In an exemplary embodiment, 1090ES is used for ADS-B and TIS-B communication and XM satellite radio for FIS-B communication with a distributed equipment network on the ground. This provides increased capacity, accelerated equipage, and reduced deployment cost compared with known systems.
A single link on 1090ES provides a number of advantages. Antennas and transceivers for UAT link processing and redundant 1090ES transmitters for ADS-R availability is not required at the ground station. In addition, ADS-R of UAT on 1090ES results in equivalent congestion to all aircraft on 1090ES. Further, 1090ES equipage based on Mode S transponders reduces ATCRBS interference. By using a single link, there is no possibility of amplification and rebroadcast of invalid signals, i.e., no spoofing. Also, aircraft receive reports from other aircraft regardless of ground system coverage or failure. UAT aircraft retain Mode C transponders for operation with SSR and TCAS.
An aircraft 40 receives XM weather information from an FISB service 42 and communicates via a 1090 MHz link processor 44 with an ADS-B report and status (ADSS) service 46 and a TISB service 48. The ADSS service 46, the TISB service 48, and the FISB service 42 are coupled to the SDP 50. The TISB service 48 receives weather radar information and/or MLS from a service 52. The weather service 54 provides information to the FISB service 42.
A AWOS (automated weather observation service) user 56 receives observation and status information from an AWOS service 58. A surveillance network 60 exchanges packet data with an ALL service 62, which exchanges command, response, alert, and status information with a SMAC (system monitor and control) service 64.
As described above, the ADS-B system depends on aircraft GPS data being transmitted by the aircraft to ground stations via a 1090 MHz broadcast. The system should have the ability to detect spoofing targets. As used herein, a target spoofs when it transmits an incorrect GPS location for itself. The transmission of incorrect data can be due to a malfunctioning GPS of the target, or the system may be under attack by an actor intentionally transmitting false messages. The system should be able to detect that the target is not where the target says it is.
In one aspect of the invention, exemplary embodiments provide coordination between automatic dependent surveillance—broadcast receivers, and Mode S secondary surveillance radars. In general, the ADS-B receiver transmits the ID and location of an equipped aircraft to the SSR. The SSR transmits a command directly to the equipped aircraft to suppress its response to “all-call” interrogation replies, and subsequently can make only infrequent interrogations of the aircraft to ensure that its position is still consistent with the ADS-B provided one.
In conventional air traffic control systems, addresses or tags are assigned to each aircraft in a surveillance area, such as by Mode-S “squitter” transmitted by the airborne transponder periodically, e.g., once per second. The Mode-S transponder spontaneously transmits (squits) unsolicited broadcasts including the address for the aircraft. When not broadcasting, the Mode-S transponder is listening for transmissions. In addition, ground-based Mode-S interrogators broadcast an “All Call” interrogation signal to which onboard Mode-S transponders respond with a Mode-S transmission that includes the unique aircraft address code along with the aircraft range and azimuth location.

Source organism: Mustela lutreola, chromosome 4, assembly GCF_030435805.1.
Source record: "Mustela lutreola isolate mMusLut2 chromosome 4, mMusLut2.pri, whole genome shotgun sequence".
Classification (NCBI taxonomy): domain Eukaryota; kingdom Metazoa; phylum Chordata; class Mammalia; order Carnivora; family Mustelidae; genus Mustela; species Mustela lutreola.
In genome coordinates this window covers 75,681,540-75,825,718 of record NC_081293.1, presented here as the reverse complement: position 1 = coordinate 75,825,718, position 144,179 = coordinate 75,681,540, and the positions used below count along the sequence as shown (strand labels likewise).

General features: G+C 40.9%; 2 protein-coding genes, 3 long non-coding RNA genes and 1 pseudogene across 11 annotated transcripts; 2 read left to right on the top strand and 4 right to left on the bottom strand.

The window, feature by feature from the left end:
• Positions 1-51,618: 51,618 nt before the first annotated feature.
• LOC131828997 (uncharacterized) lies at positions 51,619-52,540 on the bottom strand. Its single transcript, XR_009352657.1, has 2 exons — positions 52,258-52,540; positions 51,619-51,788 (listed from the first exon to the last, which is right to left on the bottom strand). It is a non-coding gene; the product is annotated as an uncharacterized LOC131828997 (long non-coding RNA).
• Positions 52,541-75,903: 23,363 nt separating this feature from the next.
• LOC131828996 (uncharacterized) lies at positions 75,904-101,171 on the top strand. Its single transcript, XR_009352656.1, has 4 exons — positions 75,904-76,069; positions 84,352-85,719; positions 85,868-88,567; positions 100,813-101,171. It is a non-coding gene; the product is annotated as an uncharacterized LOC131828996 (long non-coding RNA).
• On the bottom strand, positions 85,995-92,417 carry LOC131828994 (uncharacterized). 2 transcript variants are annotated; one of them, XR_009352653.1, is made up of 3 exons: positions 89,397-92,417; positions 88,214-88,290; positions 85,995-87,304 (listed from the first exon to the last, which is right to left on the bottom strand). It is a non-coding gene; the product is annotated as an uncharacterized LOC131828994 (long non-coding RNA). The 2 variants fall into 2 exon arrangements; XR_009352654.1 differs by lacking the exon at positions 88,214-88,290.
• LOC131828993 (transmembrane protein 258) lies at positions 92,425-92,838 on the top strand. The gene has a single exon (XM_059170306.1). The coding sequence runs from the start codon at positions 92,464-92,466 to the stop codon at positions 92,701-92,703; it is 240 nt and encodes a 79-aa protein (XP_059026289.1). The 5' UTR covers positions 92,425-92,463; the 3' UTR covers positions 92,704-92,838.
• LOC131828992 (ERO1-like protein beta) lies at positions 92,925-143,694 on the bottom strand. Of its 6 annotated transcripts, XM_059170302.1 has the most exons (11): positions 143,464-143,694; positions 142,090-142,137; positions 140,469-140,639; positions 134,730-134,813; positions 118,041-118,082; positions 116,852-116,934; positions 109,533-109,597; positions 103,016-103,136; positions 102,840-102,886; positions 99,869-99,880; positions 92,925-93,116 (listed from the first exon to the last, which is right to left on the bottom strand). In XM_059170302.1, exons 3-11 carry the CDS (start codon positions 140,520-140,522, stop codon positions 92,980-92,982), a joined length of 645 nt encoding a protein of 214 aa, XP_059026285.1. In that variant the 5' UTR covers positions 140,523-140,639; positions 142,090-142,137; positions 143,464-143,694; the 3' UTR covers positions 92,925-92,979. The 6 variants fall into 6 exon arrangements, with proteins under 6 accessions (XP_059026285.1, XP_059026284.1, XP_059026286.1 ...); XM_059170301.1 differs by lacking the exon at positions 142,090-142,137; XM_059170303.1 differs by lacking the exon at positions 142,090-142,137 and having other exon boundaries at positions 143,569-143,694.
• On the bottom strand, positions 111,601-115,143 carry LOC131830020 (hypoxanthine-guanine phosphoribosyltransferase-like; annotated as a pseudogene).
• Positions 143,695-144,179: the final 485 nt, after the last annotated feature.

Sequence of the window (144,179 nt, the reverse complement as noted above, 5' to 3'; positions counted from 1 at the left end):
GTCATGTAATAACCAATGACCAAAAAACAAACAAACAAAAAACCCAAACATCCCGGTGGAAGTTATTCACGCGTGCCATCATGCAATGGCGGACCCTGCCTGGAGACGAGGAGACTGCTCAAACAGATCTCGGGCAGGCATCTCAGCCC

In operation, the ADS-B receiver 102 detects the aircraft 108 and determines information for the aircraft, such as ID, position, and heading. The ADS-B receiver 102 sends this information to the Mode-S SSR 104, which computes range, azimuth and any other desired information for the detected aircraft 108.
The Mode-S SSR 104 transmits a message to the aircraft 108 for processing by the Mode-S system 112 on the aircraft. The message inhibits Mode-S responses by the aircraft. The Mode-S SSR 104 periodically interrogates the aircraft 108 to ensure continued correlation.
With this arrangement, 1090 MHz message traffic is reduced so that congestion on the Mode-S frequency (1090 MHz) can be relieved. By inhibiting “all-call” responses by the aircraft and Mode-S replies, fewer messages are transmitted for more efficient use of the 1090 MHz frequency.
In step 508, the Mode-S SSR transmits a message to the aircraft instructing the aircraft to ignore Mode-S call responses, such as so-called all-call messages. In step 510, the Mode-S SSR interrogates the aircraft from time to time to make sure the position of the aircraft is known. This arrangement reduces the 1090 MHz message traffic to enhance the overall operation of the system.
It is understood that any practical decoding scheme can be used to provide the necessary message capacity. U.S. application Ser. No. 11/074,316, filed on Mar. 8, 2005, entitled “Secondary Radar Message Decoding,” which is incorporated herein by reference, discloses an exemplary secondary radar message decoding scheme.
Having described exemplary embodiments of the invention, it will now become apparent to one of ordinary skill in the art that other embodiments incorporating their concepts may also be used. The embodiments contained herein should not be limited to disclosed embodiments but rather should be limited only by the spirit and scope of the appended claims. All publications and references cited herein are expressly incorporated herein by reference in their entirety.